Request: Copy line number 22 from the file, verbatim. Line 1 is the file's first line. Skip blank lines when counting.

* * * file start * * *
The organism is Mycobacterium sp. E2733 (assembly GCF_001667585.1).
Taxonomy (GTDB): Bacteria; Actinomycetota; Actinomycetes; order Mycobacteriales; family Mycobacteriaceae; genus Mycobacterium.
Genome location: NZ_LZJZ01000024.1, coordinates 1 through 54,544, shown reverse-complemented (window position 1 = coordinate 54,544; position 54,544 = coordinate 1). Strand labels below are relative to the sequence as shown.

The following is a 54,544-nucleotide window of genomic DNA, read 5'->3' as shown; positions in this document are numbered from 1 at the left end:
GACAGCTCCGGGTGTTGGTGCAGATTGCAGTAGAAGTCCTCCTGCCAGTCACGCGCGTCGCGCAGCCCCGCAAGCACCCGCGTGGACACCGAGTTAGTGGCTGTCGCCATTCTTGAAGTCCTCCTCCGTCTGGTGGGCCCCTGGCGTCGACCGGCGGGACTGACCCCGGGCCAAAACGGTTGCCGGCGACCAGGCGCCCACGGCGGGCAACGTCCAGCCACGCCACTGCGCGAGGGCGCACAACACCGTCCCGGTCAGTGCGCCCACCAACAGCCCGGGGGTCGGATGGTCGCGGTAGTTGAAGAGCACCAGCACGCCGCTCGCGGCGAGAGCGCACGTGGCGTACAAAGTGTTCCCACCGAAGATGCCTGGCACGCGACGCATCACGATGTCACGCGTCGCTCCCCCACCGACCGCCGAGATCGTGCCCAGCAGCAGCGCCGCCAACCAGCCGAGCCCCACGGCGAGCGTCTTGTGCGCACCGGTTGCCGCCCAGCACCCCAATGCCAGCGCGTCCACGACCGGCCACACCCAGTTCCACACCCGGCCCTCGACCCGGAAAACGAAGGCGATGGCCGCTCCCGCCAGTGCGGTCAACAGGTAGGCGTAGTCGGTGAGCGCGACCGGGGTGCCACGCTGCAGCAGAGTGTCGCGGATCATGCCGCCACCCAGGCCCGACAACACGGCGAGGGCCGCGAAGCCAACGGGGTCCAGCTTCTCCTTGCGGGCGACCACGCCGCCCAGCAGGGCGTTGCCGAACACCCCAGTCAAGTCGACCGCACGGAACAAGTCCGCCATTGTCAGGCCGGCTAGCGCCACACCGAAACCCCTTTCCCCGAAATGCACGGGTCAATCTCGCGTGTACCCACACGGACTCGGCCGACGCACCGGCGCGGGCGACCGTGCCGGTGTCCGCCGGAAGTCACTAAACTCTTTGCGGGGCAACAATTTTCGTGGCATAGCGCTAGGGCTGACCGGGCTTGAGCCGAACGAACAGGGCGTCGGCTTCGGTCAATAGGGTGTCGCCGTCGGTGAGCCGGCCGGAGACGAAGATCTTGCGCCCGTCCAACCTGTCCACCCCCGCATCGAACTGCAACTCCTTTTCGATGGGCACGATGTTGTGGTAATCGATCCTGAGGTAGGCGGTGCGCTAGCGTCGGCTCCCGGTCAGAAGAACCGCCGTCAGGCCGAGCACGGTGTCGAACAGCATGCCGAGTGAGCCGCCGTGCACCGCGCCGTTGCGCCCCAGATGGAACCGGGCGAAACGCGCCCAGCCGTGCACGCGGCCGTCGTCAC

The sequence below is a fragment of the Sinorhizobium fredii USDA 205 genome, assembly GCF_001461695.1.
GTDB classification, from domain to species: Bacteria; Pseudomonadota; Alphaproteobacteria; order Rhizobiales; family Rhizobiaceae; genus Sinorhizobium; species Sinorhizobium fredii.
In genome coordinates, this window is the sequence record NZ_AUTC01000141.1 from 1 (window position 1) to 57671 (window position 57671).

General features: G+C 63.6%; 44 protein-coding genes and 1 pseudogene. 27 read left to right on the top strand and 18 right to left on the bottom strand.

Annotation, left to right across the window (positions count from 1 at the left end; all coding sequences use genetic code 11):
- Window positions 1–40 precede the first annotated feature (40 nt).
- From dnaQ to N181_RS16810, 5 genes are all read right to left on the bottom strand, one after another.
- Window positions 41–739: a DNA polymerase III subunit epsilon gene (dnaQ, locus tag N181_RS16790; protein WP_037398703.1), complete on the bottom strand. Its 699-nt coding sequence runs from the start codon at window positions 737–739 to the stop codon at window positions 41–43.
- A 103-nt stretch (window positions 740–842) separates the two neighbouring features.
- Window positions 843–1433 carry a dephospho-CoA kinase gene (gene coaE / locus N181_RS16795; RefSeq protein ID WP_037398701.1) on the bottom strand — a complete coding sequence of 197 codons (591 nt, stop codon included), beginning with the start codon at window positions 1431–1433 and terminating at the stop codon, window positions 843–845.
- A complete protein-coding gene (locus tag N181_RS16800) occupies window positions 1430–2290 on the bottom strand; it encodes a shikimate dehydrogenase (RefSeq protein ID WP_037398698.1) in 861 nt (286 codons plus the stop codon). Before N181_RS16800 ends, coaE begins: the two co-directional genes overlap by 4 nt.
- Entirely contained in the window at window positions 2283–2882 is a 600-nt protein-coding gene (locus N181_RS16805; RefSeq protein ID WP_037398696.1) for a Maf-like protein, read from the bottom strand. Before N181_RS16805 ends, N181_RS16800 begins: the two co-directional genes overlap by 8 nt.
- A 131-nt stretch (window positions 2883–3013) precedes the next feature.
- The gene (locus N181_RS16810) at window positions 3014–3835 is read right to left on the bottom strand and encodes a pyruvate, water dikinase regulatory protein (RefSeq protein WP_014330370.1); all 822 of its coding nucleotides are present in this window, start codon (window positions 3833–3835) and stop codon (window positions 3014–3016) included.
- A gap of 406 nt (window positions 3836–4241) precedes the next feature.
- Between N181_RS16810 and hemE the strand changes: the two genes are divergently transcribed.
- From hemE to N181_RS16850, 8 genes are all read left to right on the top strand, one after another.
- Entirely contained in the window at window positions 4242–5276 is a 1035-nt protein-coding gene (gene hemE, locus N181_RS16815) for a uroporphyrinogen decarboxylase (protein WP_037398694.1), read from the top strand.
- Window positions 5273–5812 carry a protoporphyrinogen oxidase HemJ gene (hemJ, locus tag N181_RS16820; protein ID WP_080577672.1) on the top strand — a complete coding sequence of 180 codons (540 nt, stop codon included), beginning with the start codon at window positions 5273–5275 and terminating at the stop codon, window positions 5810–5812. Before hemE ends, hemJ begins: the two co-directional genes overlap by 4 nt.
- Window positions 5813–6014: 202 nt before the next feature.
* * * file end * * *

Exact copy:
- From hemE to N181_RS16850, 8 genes are all read left to right on the top strand, one after another.